Abolish Police? Defund? Dismantle? Minneapolis, Camden and the Future

Having finished today’s video I’m almost wondering if it’s too conservative. My sense of what police abolition means is what happened in Camden, New Jersey. Everybody on the old force was fired, the union was broken ( it later reformed), and the new, better police force has a fraction as many abuse claims AND crime has fallen precipitously. But I see on the twitter that people are envisioning all kinds of more radical futures. New corps of non-police officials could be charged with looking after the mentally ill. The money spent on policing could be devoted to any number of different aims, from the plausible to the ridiculous…

People are thinking in much bigger terms than just better, less present policing. It’s weird to find myself in the cautious mainstream on criminal justice… and I love it! It’s a sign of just how far the conversation has moved since my first videos on the drug war back in 2011. Back then many of my friends thought I was nuts. Now I’m being outpaced by people who could plausibly have political power in a few cities across this country. It’s a sign of how quickly things have changed for the better. These are, perhaps surprisingly, very optimistic times here in the United States of America.

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Video Transcript after the jump…

Hey there, have you heard about Abolishing police departments? Or defunding them? Or Dismantling them, which the Minneapolis City Council just promised to do on Sunday June 7th? Now all of these suggestions have very different, very controversial meanings, and just because someone is using them as a slogan, does not mean than they believe the most extreme possible meaning of these words. There are probably like 2000 people in this entire country who seriously think abolishing police forces altogether is a realistic goal, and none of them are anywhere near the leadership of either political party. Heck, I’ve got a 10 year YouTube record of pro-freedom extremism on criminal justice, and even I think abolishing police departments is a silly idea in the short-term.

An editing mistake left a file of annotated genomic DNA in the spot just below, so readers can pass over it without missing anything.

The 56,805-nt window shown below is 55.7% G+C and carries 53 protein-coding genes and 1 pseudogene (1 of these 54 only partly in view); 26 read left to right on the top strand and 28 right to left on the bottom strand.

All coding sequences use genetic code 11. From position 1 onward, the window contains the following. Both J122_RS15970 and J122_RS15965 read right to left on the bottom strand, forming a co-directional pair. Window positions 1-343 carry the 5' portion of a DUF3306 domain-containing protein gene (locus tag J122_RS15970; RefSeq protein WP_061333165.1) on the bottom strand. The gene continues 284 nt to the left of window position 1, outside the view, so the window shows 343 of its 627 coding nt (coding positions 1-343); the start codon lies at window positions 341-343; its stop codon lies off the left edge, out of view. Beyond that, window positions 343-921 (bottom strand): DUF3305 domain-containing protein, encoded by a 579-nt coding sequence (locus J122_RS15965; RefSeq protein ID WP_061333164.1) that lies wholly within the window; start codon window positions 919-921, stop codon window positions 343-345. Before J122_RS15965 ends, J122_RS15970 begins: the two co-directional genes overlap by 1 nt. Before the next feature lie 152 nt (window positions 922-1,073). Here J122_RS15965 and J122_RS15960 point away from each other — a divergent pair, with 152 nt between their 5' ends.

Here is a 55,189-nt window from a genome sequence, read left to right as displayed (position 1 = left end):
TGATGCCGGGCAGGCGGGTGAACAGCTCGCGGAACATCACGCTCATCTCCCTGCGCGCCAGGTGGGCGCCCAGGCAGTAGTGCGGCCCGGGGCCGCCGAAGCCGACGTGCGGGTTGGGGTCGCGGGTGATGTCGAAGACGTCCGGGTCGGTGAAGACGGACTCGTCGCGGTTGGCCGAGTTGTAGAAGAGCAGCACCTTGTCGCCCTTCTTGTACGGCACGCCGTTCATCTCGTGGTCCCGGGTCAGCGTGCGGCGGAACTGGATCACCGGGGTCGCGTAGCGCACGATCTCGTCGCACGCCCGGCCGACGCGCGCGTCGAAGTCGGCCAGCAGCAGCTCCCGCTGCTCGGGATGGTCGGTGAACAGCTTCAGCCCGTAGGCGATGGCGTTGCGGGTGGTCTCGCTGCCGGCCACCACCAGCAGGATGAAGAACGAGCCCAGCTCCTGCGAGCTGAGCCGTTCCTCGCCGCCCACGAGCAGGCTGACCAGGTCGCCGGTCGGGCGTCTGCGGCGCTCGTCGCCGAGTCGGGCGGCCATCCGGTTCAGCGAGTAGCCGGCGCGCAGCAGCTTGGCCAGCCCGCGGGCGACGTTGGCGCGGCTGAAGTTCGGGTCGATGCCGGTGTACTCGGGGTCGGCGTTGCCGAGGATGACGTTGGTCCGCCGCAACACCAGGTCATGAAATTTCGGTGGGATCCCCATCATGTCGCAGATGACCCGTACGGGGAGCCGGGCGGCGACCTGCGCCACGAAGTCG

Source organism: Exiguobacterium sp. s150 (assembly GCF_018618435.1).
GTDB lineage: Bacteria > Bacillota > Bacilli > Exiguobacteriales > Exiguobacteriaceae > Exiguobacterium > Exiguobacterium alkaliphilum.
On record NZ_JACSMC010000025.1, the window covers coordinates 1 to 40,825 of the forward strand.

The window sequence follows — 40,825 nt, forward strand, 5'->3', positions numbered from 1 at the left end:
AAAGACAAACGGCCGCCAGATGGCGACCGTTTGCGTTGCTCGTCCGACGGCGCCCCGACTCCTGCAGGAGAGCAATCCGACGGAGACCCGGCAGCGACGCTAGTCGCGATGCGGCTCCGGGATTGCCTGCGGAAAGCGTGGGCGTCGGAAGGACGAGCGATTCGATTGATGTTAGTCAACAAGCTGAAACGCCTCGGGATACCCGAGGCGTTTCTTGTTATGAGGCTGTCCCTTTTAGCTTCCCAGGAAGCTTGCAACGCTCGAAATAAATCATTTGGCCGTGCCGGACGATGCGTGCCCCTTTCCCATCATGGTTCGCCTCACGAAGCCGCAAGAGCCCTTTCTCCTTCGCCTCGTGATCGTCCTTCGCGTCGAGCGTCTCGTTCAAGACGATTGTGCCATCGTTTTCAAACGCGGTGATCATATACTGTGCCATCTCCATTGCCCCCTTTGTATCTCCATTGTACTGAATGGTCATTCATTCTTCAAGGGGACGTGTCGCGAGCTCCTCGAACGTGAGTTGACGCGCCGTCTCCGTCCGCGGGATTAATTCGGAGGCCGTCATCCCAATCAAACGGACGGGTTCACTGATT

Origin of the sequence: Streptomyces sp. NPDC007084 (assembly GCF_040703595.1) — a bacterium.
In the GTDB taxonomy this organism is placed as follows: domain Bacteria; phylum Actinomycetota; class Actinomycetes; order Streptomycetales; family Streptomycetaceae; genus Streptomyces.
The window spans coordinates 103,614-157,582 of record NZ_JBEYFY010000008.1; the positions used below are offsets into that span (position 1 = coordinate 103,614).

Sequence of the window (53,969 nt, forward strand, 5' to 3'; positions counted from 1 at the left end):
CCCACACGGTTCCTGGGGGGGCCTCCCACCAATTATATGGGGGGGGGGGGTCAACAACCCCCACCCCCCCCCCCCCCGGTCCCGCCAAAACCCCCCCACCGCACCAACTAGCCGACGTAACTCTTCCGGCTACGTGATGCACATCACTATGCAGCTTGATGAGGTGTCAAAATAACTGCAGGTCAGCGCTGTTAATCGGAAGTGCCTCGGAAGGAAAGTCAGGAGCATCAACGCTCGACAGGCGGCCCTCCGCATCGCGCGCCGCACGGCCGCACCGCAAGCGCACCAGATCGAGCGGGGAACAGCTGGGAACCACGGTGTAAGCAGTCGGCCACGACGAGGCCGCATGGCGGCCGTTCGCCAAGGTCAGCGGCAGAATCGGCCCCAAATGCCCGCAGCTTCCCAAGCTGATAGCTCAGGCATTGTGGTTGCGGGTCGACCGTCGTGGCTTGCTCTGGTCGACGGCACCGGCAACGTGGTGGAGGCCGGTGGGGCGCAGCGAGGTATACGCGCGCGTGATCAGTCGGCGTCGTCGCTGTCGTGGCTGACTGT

Unfortunately, there are millions of people who are invested in the current system. From law enforcement to the local news sources and national think tanks whose bread and butter is violent policing, they all want you to believe that any reform at all is crazy. They are trying to get you to think that those 2000 Abolition people represent everybody in this country who wants change. But it simply isn’t true.

To truly improve policing in the United States, there needs to be a great deal of dismantling and defunding. Most countries have one policing policy, and a top-down system where the central government determines how police departments should be run. In the US we don’t have one system. We have more than 10,0000. We don’t even know how many systems we have.

The current estimates put the number of law enforcement agencies in the US at between 18,000 and 19,000, depending on how you count them. I took a quick look at a Wikipedia that lists the agencies in Minnesota alone. It just keeps going. And there isn’t much rhyme or reason here. Minneapolis and St.Paul have their own police departments. So do the counties around the twin cities, and so do a whole bunch of suburban cities around them. All of this involves significant duplication of administrative staff, and conflicting policies. Add to that state and federal, regulation, officers and funding programs and you have a textbook case of government run amuck. This is the system that conservatives are supposed to worry about defunding? What makes all of this worse, is the fact that the past 40 years of politics around has made all these redundant little police departments essentially untouchable.